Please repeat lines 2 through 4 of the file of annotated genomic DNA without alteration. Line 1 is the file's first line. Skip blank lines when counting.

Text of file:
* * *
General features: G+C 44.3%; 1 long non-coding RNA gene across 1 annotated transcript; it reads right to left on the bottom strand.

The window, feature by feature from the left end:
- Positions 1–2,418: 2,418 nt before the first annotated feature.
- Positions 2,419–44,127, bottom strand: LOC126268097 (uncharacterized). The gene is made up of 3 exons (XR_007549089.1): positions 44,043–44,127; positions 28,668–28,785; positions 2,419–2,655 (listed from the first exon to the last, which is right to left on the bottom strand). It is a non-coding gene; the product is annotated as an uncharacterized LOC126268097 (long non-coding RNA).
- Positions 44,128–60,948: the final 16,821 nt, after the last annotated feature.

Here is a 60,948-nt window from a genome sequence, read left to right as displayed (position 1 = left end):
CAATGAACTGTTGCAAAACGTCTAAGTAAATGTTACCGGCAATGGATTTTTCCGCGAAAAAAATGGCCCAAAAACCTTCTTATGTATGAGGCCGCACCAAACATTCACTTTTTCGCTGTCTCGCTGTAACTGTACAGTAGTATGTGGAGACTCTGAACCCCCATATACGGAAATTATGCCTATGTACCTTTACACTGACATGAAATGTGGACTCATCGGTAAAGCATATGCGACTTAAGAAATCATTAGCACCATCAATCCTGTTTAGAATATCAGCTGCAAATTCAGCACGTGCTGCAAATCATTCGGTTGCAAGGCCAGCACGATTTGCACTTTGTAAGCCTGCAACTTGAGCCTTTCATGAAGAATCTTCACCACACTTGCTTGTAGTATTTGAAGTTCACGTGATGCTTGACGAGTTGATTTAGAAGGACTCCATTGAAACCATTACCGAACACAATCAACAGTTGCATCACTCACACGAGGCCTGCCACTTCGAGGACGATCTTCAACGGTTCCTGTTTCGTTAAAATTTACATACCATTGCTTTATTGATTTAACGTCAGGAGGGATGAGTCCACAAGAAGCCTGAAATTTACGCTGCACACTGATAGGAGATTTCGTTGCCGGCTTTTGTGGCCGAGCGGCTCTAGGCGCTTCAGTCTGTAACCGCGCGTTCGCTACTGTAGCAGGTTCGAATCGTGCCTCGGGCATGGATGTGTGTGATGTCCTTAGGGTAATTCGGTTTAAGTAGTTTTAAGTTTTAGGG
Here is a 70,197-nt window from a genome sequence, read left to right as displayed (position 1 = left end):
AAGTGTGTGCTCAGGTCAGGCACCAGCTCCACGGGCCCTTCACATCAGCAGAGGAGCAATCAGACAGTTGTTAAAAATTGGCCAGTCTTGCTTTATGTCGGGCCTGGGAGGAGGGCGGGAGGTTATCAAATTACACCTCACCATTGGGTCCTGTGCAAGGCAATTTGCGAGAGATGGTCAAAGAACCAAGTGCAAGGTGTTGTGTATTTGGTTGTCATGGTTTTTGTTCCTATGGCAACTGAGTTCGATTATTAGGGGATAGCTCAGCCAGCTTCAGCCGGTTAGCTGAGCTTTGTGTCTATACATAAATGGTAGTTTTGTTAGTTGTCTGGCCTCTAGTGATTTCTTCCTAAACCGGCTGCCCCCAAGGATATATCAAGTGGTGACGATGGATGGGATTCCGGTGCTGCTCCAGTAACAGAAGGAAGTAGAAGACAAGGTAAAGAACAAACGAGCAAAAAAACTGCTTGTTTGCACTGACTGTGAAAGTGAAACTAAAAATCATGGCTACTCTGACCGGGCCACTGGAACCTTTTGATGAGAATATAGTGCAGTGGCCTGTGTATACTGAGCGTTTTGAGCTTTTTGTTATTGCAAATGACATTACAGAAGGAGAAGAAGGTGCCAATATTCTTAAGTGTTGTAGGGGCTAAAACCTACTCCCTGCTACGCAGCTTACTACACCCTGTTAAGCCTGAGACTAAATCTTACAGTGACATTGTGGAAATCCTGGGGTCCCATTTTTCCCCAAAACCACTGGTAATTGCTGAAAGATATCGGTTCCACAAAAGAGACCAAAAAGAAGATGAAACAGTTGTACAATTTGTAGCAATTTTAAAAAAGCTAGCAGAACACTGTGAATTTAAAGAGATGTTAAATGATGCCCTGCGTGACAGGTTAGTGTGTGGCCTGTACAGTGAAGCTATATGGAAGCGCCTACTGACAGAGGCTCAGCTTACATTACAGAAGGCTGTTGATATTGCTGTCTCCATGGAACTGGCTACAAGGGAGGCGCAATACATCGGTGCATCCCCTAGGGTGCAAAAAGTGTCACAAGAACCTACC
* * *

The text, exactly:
The window, feature by feature from the left end:
- Positions 1–2,418: 2,418 nt before the first annotated feature.
- Positions 2,419–44,127, bottom strand: LOC126268097 (uncharacterized). The gene is made up of 3 exons (XR_007549089.1): positions 44,043–44,127; positions 28,668–28,785; positions 2,419–2,655 (listed from the first exon to the last, which is right to left on the bottom strand). It is a non-coding gene; the product is annotated as an uncharacterized LOC126268097 (long non-coding RNA).